There’s an emptiness gnawing away at people, and you don’t have to be clinically depressed to feel it.

Sooner or later, I think we all wonder: Is this all there is?

And according to the research, what predicts this despair is not a lack of happiness. It’s a lack of something else, a lack of having meaning in life.

But that raised some questions for me. Is there more to life than being happy? And what’s the difference between being happy and having meaning in life?

Many psychologists define happiness as a state of comfort and ease, feeling good in the moment.

Meaning, though, is deeper.

The renowned psychologist Martin Seligman says meaning comes from belonging to and serving something beyond yourself and from developing the best within you.

Our culture is obsessed with happiness, but I came to see that seeking meaning is the more fulfilling path.

And the studies show that people who have meaning in life, they’re more resilient, they do better in school and at work, and they even live longer.

So this all made me wonder: How can we each live more meaningfully?

To find out, I spent five years interviewing hundreds of people and reading through thousands of pages of psychology, neuroscience and philosophy.

Bringing it all together, I found that there are what I call four pillars of a meaningful life. And we can each create lives of meaning by building some or all of these pillars in our lives.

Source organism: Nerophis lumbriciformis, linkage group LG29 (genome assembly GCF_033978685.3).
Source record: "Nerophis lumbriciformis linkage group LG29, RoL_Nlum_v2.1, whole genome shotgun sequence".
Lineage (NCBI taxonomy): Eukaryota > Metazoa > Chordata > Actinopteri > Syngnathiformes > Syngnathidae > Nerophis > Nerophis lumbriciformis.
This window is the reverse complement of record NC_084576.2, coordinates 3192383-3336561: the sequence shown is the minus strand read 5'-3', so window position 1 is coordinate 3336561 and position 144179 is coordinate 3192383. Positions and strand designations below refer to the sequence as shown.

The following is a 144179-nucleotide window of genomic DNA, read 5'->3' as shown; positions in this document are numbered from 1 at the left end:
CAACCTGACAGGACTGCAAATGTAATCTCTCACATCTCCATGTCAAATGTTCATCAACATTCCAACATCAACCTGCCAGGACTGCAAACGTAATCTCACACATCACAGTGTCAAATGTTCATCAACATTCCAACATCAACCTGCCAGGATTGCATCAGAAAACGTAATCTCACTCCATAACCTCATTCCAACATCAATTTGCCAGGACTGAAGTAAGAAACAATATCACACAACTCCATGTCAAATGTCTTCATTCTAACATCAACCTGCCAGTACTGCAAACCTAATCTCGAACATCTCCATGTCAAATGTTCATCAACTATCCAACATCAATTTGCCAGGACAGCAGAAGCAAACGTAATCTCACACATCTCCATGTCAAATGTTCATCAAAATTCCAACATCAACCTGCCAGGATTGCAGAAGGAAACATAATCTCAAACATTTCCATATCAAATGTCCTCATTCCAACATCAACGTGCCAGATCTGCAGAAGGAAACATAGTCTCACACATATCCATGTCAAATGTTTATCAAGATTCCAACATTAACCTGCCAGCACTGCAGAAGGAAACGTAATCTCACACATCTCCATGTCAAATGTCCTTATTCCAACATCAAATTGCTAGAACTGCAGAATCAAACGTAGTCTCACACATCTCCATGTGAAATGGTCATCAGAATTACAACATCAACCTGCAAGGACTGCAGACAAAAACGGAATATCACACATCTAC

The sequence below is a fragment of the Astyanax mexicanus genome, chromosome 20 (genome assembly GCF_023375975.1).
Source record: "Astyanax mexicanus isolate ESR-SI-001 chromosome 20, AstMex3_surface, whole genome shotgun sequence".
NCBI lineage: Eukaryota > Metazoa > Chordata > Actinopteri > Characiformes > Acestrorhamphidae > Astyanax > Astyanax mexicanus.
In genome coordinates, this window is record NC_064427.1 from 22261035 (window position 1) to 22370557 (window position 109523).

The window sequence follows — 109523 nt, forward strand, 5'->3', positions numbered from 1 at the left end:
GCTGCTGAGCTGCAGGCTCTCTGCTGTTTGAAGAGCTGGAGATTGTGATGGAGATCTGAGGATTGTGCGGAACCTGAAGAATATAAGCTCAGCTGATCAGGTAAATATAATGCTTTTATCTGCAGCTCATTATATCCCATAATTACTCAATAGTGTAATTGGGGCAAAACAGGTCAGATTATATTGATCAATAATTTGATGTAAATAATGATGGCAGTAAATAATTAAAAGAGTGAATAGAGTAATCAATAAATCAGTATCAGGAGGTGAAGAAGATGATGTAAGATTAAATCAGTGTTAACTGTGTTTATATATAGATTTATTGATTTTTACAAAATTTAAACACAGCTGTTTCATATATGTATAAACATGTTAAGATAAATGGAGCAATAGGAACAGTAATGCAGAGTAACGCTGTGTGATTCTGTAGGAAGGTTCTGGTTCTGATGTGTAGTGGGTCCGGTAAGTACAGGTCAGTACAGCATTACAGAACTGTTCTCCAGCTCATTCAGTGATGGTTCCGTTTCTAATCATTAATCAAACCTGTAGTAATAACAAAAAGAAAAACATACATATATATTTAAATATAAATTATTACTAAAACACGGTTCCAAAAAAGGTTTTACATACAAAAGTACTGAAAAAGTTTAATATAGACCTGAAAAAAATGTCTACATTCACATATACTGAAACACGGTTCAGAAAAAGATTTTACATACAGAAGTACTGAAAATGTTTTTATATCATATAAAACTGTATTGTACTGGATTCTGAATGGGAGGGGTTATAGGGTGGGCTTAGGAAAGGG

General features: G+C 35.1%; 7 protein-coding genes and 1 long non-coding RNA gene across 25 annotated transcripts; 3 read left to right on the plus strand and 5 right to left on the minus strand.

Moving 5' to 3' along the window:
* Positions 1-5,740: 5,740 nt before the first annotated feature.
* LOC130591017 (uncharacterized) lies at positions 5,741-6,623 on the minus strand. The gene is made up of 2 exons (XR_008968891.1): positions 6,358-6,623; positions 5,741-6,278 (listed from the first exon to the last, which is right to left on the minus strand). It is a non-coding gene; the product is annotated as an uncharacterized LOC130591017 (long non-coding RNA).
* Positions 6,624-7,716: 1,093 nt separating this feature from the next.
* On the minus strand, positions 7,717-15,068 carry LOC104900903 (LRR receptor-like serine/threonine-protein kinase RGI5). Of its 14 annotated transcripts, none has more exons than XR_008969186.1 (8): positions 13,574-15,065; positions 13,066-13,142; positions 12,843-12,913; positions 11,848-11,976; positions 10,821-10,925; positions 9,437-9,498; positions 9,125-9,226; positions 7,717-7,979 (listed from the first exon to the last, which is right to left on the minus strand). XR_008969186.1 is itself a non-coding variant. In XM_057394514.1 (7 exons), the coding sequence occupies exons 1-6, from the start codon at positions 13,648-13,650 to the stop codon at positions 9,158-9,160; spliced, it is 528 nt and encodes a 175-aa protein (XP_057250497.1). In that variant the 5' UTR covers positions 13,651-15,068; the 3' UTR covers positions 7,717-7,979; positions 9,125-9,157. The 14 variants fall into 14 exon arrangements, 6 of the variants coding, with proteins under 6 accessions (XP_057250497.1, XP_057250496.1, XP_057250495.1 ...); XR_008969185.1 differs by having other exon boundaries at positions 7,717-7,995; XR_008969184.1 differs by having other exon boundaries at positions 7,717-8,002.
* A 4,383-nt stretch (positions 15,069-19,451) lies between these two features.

Belonging

The first pillar is belonging.

Belonging comes from being in relationships where you’re valued for who you are intrinsically
and where you value others as well. But some groups and relationships deliver a cheap form of belonging; you’re valued for what you believe, for who you hate, not for who you are.

True belonging springs from love. It lives in moments among individuals, and it’s a choice — you can choose to cultivate belonging with others.


What's standing between you and success?
Here’s an example.

Each morning, my friend Jonathan buys a newspaper from the same street vendor in New York. They don’t just conduct a transaction, though. They take a moment to slow down, talk,
and treat each other like humans. But one time, Jonathan didn’t have the right change,
and the vendor said, “Don’t worry about it.” But Jonathan insisted on paying, so he went to the store and bought something he didn’t need to make change.